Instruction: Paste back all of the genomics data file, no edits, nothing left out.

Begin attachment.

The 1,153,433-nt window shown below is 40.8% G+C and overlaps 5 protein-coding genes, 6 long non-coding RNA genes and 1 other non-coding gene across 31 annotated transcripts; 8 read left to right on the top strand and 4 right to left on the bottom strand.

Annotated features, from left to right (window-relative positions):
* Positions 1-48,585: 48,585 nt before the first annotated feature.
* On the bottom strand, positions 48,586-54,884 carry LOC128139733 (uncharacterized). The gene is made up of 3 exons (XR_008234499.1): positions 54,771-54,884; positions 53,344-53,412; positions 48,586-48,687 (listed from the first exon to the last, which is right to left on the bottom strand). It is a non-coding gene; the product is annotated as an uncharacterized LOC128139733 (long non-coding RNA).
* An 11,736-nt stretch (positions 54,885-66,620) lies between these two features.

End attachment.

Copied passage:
The 1,153,433-nt window shown below is 40.8% G+C and overlaps 5 protein-coding genes, 6 long non-coding RNA genes and 1 other non-coding gene across 31 annotated transcripts; 8 read left to right on the top strand and 4 right to left on the bottom strand.

Annotated features, from left to right (window-relative positions):
* Positions 1-48,585: 48,585 nt before the first annotated feature.
* On the bottom strand, positions 48,586-54,884 carry LOC128139733 (uncharacterized). The gene is made up of 3 exons (XR_008234499.1): positions 54,771-54,884; positions 53,344-53,412; positions 48,586-48,687 (listed from the first exon to the last, which is right to left on the bottom strand). It is a non-coding gene; the product is annotated as an uncharacterized LOC128139733 (long non-coding RNA).
* An 11,736-nt stretch (positions 54,885-66,620) lies between these two features.